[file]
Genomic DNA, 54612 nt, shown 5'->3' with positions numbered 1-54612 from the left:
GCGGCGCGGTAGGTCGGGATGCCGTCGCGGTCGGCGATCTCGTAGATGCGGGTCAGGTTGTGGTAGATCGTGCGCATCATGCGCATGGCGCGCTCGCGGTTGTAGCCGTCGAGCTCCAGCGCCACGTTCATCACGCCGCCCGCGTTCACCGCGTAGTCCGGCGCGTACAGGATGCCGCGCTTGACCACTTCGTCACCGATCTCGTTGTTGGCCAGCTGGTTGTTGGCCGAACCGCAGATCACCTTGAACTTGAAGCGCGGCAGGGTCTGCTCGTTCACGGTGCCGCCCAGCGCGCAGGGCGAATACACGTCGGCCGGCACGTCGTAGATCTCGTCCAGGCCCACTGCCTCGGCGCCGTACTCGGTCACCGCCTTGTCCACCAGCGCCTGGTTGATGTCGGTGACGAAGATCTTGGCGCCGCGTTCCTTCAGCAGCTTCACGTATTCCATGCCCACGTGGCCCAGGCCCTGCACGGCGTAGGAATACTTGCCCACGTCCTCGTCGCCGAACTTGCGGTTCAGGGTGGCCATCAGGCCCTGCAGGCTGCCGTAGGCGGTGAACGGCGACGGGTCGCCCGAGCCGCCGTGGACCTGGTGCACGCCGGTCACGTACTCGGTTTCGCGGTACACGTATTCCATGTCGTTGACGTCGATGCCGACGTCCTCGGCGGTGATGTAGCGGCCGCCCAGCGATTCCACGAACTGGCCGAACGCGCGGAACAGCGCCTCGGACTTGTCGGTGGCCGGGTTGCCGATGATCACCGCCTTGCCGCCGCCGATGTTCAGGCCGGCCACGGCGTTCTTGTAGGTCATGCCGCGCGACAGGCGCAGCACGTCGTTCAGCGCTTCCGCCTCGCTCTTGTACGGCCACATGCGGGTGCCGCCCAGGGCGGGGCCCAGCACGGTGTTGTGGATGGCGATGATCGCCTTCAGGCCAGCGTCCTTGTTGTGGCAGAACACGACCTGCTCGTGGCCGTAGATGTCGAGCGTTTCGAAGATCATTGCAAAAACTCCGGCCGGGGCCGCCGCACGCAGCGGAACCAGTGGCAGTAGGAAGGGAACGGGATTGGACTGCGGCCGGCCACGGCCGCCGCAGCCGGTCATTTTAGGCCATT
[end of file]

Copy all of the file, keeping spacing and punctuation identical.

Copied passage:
Genomic DNA, 54612 nt, shown 5'->3' with positions numbered 1-54612 from the left:
GCGGCGCGGTAGGTCGGGATGCCGTCGCGGTCGGCGATCTCGTAGATGCGGGTCAGGTTGTGGTAGATCGTGCGCATCATGCGCATGGCGCGCTCGCGGTTGTAGCCGTCGAGCTCCAGCGCCACGTTCATCACGCCGCCCGCGTTCACCGCGTAGTCCGGCGCGTACAGGATGCCGCGCTTGACCACTTCGTCACCGATCTCGTTGTTGGCCAGCTGGTTGTTGGCCGAACCGCAGATCACCTTGAACTTGAAGCGCGGCAGGGTCTGCTCGTTCACGGTGCCGCCCAGCGCGCAGGGCGAATACACGTCGGCCGGCACGTCGTAGATCTCGTCCAGGCCCACTGCCTCGGCGCCGTACTCGGTCACCGCCTTGTCCACCAGCGCCTGGTTGATGTCGGTGACGAAGATCTTGGCGCCGCGTTCCTTCAGCAGCTTCACGTATTCCATGCCCACGTGGCCCAGGCCCTGCACGGCGTAGGAATACTTGCCCACGTCCTCGTCGCCGAACTTGCGGTTCAGGGTGGCCATCAGGCCCTGCAGGCTGCCGTAGGCGGTGAACGGCGACGGGTCGCCCGAGCCGCCGTGGACCTGGTGCACGCCGGTCACGTACTCGGTTTCGCGGTACACGTATTCCATGTCGTTGACGTCGATGCCGACGTCCTCGGCGGTGATGTAGCGGCCGCCCAGCGATTCCACGAACTGGCCGAACGCGCGGAACAGCGCCTCGGACTTGTCGGTGGCCGGGTTGCCGATGATCACCGCCTTGCCGCCGCCGATGTTCAGGCCGGCCACGGCGTTCTTGTAGGTCATGCCGCGCGACAGGCGCAGCACGTCGTTCAGCGCTTCCGCCTCGCTCTTGTACGGCCACATGCGGGTGCCGCCCAGGGCGGGGCCCAGCACGGTGTTGTGGATGGCGATGATCGCCTTCAGGCCAGCGTCCTTGTTGTGGCAGAACACGACCTGCTCGTGGCCGTAGATGTCGAGCGTTTCGAAGATCATTGCAAAAACTCCGGCCGGGGCCGCCGCACGCAGCGGAACCAGTGGCAGTAGGAAGGGAACGGGATTGGACTGCGGCCGGCCACGGCCGCCGCAGCCGGTCATTTTAGGCCATT